Sunday, 16 August 2020 21:58

Epic battle heats up – Fortnite dev now suing Google too Featured

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Epic Games is used to people fighting online inside its popular and lucrative game Fortnite, but now the software house is taking its fight to the courtrooms against big guns Apple and Google.

iTWire reported on Friday Epic Games had lodged a lawsuit against Apple. Within hours of that story, the lawsuit expanded to include Google.

Epic took the move after Google kicked Fortnite off its Google Play store for Android devices. Apple had already removed Fortnite from the iOS App Store earlier in the day.

The problem for both Apple and Google is Epic Games released an update to Fortnite which actively encouraged iOS and Android players to buy their in-game currency, V-Bucks, direct from Epic Games instead of using in-app purchases. Epic offered players a discount as an incentive to do so.

This contravenes the guidelines for both mobile storefronts, which states any in-app purchases must use the officially sanctioned methods for those storefronts - for which, of course, Apple and Google take a cut.

It's clear Epic Games was seeking to bait these companies given the speed in which it lodged its lawsuit and published a big brother 1984-themed animation that parodied Apple’s own 1983 ad campaign to promote the Macintosh computer.

Meanwhile, Epic Games has received encouragement from Spotify, who, like Epic Games, says it brings lots of cash to Apple and Google from in-app purchases and subscriptions.

A spokesperson for the music streaming service stated, “We applaud ‌Epic Games‌' decision to take a stand against Apple and shed further light on Apple's abuse of its dominant position. Apple's unfair practices have disadvantaged competitors and deprived consumers for far too long. The stakes for consumers and app developers large and small couldn't be higher and ensuring that the iOS platform operates competitively and fairly is an urgent task with far-reaching implications.”

However, the end game for Epic doesn't appear to be simply getting a bigger slice of the in-app purchasing pie, but to have its own mobile storefront and payments platform and have all the pie.

Section I.D.90 of Epic's lawsuit states "absent Apple’s anticompetitive conduct, Epic Games would also create an app store for iOS.”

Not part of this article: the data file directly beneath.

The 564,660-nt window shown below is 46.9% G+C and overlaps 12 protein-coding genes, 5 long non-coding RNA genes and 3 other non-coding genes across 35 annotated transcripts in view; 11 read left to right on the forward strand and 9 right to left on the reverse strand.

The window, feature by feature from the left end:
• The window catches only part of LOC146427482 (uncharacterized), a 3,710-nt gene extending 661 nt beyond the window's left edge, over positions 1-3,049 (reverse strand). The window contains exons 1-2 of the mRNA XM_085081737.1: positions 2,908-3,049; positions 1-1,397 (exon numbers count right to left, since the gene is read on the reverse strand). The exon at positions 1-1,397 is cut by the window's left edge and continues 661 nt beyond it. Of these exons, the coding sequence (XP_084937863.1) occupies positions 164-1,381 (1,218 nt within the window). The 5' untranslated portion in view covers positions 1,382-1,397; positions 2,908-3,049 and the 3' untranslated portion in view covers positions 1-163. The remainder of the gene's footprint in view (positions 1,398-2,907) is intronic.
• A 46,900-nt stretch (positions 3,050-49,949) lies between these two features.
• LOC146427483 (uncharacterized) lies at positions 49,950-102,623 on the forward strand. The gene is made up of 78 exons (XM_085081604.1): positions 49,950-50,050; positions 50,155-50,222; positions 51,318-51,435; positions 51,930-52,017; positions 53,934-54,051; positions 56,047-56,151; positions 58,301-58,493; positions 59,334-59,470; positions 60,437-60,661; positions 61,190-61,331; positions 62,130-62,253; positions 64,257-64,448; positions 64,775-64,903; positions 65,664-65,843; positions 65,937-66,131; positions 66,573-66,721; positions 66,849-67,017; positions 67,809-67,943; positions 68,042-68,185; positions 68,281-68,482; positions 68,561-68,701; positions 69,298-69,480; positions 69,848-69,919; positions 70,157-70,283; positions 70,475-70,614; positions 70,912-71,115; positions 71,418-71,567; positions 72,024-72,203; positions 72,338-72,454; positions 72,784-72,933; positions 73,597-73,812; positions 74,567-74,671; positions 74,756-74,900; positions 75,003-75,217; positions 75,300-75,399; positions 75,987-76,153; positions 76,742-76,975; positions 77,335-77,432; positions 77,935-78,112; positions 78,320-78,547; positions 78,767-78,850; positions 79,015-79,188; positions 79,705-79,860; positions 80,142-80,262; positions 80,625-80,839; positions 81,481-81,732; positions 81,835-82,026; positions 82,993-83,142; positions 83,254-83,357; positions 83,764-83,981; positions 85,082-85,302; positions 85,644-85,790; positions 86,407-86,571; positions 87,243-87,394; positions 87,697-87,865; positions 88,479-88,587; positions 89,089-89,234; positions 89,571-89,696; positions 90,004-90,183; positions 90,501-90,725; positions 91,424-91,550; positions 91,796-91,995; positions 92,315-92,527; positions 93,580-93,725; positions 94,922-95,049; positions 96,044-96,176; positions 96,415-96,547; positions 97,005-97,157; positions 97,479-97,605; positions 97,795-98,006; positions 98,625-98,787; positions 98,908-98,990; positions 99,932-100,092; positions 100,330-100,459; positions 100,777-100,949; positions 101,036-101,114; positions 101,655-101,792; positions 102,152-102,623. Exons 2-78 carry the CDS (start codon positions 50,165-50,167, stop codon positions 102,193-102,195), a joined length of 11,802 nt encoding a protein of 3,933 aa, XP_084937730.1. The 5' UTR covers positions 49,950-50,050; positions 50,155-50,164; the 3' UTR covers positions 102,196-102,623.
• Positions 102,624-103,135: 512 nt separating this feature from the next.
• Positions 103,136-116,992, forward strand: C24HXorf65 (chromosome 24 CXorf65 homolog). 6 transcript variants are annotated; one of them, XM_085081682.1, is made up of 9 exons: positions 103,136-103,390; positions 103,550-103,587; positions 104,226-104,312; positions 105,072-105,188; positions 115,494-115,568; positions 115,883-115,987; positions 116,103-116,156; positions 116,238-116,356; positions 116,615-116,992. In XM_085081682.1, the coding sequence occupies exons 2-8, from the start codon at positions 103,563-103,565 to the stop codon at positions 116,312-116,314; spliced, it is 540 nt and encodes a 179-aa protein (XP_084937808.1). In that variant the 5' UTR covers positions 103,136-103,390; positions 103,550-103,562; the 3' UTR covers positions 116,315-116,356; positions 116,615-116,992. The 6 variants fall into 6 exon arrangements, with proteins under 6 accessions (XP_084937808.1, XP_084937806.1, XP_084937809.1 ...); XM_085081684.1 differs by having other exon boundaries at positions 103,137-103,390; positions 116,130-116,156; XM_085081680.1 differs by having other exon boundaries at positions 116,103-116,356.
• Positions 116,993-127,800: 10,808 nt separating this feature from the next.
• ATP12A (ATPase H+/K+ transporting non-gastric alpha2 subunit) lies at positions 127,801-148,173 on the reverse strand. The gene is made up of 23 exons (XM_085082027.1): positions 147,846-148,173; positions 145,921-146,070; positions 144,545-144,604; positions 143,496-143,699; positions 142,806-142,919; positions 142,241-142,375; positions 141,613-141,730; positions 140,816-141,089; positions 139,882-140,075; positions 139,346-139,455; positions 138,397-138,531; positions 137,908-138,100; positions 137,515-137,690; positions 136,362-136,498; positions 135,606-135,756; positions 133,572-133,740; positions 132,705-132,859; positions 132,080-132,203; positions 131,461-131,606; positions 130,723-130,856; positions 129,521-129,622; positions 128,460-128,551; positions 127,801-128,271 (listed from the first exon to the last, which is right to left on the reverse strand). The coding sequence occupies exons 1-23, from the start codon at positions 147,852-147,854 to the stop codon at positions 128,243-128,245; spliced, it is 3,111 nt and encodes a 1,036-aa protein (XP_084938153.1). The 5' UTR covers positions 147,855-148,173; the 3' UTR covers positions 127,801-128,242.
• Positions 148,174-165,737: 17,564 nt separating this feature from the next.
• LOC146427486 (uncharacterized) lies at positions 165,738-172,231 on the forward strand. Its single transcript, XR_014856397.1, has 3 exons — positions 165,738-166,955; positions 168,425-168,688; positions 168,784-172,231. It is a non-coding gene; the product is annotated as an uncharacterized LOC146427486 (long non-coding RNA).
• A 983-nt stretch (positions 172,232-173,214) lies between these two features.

Just as Microsoft Windows users have the options of the Microsoft Store, Steam, Epic Games, Origin, uPlay, the Blizzard launcher, and many more, so too Epic wants a world where both iOS and Android are opened up to allow vendors to have their own app through which customers can buy their software.

Apple's defence is likely to focus on the security provided by having a centralised, reviewed and policy-based application storefront. Currently, iOS users have reasonable confidence the software they install is not malicious. Without Apple’s close supervision users have no assurance of their device’s security and health, it is anticipated they will say.

It's surely a battle royale for mobile device stores shaping up. The result is sure to have a significant impact on how people can use their devices, on pricing and on mobile monopolies.

UPDATE: Apple now intends to remove Epic Games' developer account completely.


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David M Williams

David has been computing since 1984 where he instantly gravitated to the family Commodore 64. He completed a Bachelor of Computer Science degree from 1990 to 1992, commencing full-time employment as a systems analyst at the end of that year. David subsequently worked as a UNIX Systems Manager, Asia-Pacific technical specialist for an international software company, Business Analyst, IT Manager, and other roles. David has been the Chief Information Officer for national public companies since 2007, delivering IT knowledge and business acumen, seeking to transform the industries within which he works. David is also involved in the user group community, the Australian Computer Society technical advisory boards, and education.

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